What’s needed? Initial work to build self efficacy, and prime for trust. Taking the basic community development principle of meeting people where they are. Sometimes, we’re not the best people to do that work. Therefore, instead of running an innovation challenge, or lab, we’re running a challenge to build people’s sense of self-efficacy, confidence, social connections — of which one output may be pitching an idea for an innovation challenge.

Different to commercial innovation, within a design for social innovation context we have the chance to begin building capacity, and setting the conditions for social change from the moment we begin. We cannot afford to wait until after insights have been found, ideas discovered, tested and refined. By that point, we’ve missed a significant opportunity to build capacity and ownership.


2. A growing focus on capability building

In 2027, we’ll focus as much on capability building, if not more, as we do on facilitating a design process.

While it’s not easy building capability or self-efficacy, as social innovators we must be in the business of capability building if we’re to be a practice that actively promotes empowerment, inclusion and community led action — as opposed to further exclusion.

3. Safe, learning, loved — predictions for co-design

A dear friend who is an early childhood educator shared the principles of their centre:

  • safe
  • learning
  • loved

Is co-design is dissimilar? At the heart of participatory design, is the opportunity for us to learn about ourselves, from others, and create new knowledge together.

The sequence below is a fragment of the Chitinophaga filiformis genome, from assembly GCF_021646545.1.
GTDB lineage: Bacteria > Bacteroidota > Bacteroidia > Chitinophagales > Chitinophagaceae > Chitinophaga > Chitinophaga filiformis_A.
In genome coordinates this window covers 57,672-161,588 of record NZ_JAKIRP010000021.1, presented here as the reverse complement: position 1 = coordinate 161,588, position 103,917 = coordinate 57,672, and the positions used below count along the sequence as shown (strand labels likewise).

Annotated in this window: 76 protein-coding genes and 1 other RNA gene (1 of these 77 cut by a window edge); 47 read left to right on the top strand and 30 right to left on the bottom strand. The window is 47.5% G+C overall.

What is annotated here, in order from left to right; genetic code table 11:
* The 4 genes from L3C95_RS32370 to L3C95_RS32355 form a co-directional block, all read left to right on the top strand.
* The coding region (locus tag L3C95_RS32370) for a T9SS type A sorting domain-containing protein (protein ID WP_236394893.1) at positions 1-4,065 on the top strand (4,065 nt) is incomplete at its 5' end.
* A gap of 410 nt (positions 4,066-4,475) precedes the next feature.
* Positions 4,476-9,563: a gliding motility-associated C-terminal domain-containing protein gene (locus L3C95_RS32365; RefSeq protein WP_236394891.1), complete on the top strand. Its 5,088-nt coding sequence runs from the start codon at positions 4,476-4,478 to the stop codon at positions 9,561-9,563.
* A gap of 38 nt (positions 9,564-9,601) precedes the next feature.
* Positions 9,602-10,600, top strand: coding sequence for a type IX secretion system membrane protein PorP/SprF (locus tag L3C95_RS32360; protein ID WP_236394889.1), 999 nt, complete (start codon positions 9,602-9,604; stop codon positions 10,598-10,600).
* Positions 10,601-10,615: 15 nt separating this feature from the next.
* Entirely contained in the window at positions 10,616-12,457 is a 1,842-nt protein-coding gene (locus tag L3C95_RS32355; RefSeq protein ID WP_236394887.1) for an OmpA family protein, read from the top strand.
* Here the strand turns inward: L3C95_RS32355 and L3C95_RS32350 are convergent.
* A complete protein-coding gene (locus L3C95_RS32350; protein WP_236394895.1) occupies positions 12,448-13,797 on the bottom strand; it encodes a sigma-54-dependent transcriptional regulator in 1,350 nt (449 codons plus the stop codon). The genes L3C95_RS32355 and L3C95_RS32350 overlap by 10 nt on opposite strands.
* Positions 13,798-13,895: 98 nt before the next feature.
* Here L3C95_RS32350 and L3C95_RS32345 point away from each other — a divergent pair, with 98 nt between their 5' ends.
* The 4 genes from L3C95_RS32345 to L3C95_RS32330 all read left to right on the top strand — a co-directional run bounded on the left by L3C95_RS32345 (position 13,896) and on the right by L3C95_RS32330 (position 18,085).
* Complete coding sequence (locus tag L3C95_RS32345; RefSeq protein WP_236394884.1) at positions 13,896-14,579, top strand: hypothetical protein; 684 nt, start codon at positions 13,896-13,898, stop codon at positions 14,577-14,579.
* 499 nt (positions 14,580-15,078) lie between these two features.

As humans, we need to feel safe in order to use the creative centre of our brains. When we feel unsafe, our biology hijacks our ability to be creative. True for many people we’re designing with is a lowered ability to feel safe due to trauma, feeling a lack fairness, autonomy, an understanding of what is happening and why, and/or the pressure to perform. These things don’t go away when we take part in a co-design experience. If anything, they’re often amplified.

As designers, what do we really know about people keeping safe? What might we learn more about? How might disciplines such as neuroscience inform our design approach?

Some of our greatest hurdles in bringing decision makers, front-line workers, people and their whānau affected by a problem together productively — is time and interest. With time, we’re constrained by busy lives, jobs that are hard and expensive to step away from. With interest, we sometimes lack a genuine interest and curiosity for each others lives.

Bringing disparate groups together can feel hollow, and fail to generate the thick, and strong networks we need for social change to happen and be sustained.

How might we ensure that those we’re engaging with, are learning about themselves and each other?